Effective Speaking: What’s Your Point?

When you are putting together a presentation, it is absolutely critical that you have a “point.” That is, you must make certain that you and the audience know why you are speaking, why they are listening, and what they can expect to take away.
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Effective Speaking: Volume Control

If there’s one simple thing that anyone – anyone – could do right away to be a more effective speaker, it would be to simply learn to able increase and decrease the volume of their voice on command.

In theater, this is called vocal projection, because your goal is to “project” your voice all the way to the back of the venue so that everyone can hear you clearly.

It doesn’t matter how great a speaker you are; if people can not hear you, they will not get anything out of your presentation. Even if they can kind of hear you, if they have to focus and struggle they’ll get frustrated and stop paying attention.

As an improv comedian, I learned this lesson early on. We would perform in small coffeehouses and large theaters, indoors and outdoors, in for quiet audience and for raucous groups. Improv doesn’t lend itself well to proper staging, acoustics, or mics, so we learned how to make sure everyone could hear us, all on our own.

Even if you never plan on being a performer or think you will only speak from time to time, there are a few great reasons to still practice increasing your volume:

It Gives You Authority

People who can be louder (without shouting) sound more confident, powerful, and in charge. These are all great qualities to have when you are speaking.

Microphones Can Fail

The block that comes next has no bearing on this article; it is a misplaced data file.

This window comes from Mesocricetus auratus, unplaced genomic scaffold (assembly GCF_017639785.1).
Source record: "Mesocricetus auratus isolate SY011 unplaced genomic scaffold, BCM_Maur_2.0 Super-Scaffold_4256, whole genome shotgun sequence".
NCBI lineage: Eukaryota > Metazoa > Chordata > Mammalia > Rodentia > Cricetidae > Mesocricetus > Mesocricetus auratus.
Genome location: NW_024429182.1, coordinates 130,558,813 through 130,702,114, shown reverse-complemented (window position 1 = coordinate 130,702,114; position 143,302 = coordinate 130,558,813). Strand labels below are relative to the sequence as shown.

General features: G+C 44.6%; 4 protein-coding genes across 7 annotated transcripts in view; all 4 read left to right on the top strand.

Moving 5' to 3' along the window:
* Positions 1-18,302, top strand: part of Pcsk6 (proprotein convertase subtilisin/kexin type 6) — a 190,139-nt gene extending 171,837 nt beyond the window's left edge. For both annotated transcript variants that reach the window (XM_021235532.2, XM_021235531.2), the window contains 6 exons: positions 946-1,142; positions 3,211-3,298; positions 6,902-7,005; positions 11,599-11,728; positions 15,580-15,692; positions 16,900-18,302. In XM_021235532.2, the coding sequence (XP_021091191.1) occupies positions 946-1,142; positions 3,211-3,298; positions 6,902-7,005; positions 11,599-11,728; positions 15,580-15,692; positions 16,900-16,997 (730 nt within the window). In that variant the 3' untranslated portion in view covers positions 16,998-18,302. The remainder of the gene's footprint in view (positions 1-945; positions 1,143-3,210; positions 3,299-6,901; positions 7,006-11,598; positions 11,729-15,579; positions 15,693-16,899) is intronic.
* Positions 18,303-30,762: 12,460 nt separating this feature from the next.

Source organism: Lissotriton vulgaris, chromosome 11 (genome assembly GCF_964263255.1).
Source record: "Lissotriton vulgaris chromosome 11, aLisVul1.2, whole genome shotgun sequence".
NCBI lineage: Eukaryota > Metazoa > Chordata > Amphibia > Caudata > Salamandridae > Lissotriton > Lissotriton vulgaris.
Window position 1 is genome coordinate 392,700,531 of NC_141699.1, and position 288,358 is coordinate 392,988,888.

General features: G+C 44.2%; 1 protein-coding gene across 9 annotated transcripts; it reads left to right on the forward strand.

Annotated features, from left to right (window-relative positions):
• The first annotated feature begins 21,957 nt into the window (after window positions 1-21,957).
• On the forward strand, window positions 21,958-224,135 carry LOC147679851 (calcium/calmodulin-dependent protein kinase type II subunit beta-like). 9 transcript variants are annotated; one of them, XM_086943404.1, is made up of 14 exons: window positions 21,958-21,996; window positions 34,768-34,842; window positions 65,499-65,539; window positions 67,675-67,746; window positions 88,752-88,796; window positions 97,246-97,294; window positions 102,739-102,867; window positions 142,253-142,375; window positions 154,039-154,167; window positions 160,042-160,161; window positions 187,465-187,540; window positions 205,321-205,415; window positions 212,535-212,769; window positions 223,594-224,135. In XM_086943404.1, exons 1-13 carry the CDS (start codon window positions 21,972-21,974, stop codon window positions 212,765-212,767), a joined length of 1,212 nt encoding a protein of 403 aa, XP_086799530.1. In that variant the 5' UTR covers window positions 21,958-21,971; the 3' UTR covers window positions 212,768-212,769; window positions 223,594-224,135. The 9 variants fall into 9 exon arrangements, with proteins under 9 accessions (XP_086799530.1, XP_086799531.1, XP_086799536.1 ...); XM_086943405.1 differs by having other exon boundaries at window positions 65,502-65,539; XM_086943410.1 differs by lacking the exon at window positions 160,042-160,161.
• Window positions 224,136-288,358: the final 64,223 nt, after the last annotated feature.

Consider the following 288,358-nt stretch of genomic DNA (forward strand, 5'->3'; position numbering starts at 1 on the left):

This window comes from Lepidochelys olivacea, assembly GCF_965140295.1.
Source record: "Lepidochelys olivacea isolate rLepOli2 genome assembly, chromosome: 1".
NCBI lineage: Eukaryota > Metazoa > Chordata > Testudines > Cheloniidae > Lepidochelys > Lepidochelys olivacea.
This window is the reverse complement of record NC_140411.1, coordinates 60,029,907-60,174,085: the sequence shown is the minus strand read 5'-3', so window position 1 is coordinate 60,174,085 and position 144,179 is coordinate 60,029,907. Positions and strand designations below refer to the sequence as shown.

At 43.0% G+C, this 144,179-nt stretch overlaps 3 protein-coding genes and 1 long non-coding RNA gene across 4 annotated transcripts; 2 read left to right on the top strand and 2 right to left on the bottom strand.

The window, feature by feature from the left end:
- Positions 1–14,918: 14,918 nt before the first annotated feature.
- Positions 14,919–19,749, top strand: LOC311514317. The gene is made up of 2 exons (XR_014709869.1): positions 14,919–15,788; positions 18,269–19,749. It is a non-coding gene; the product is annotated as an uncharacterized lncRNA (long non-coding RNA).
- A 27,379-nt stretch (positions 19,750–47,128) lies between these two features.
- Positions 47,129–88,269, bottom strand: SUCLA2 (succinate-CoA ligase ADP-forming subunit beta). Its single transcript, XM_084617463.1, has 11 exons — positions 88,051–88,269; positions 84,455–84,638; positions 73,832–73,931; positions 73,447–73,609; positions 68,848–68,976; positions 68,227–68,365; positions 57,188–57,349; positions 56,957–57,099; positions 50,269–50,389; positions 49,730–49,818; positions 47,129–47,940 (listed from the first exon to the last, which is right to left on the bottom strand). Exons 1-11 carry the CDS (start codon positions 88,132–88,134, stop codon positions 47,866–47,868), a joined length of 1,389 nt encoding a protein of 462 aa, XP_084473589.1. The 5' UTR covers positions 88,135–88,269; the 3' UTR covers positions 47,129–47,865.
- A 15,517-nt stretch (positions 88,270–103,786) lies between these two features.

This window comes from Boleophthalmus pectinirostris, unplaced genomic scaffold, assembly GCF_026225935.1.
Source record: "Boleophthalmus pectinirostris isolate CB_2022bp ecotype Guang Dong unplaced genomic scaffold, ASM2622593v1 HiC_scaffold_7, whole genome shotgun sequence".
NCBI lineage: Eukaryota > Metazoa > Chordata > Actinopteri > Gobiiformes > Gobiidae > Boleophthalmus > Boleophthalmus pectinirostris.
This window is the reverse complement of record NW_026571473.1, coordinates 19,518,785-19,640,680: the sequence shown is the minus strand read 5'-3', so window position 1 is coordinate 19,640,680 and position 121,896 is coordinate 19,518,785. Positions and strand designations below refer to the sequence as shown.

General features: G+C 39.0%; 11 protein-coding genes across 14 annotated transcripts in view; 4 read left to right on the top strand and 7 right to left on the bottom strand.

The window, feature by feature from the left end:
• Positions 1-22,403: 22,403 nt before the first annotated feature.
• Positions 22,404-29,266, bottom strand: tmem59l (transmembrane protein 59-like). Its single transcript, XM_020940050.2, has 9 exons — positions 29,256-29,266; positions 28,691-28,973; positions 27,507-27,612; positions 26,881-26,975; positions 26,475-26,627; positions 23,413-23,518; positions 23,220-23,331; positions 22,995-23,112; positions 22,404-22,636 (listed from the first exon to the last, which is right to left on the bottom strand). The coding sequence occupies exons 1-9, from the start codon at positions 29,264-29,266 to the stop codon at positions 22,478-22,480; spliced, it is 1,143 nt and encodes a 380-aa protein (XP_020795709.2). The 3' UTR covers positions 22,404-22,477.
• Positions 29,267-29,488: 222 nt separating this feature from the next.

You may be assuming that you will always have a mic at your disposal. Bad assumption. Sometimes the planner assumes you won’t need one. Sometimes they have one and it won’t work. I once spoke at an outdoor event where the company brought a portable mic/speaker system. It didn’t work well and kept cutting in and out. The speaker before me wasn’t loud enough to go without, so he had to struggle with the bad system. I just bellowed without it. One of the most frequent comments I received afterward was “thank you for being so clear and easy to hear.”

Technology is great, but don’t rely 100% on it.

Volume Control Can Add Power

If you can increase and decrease the volume of your voice, you can add drama and effect to your stories and points. Increase your volume to make a powerful point. Decrease it while telling a moving story.

When you have control, your voice becomes one more tool in your tool box.

Working on your volume may not sound like an exciting way to develop as a speaker, but trust me: give it a try, and you’ll see people respond to your presentations more than you ever have before.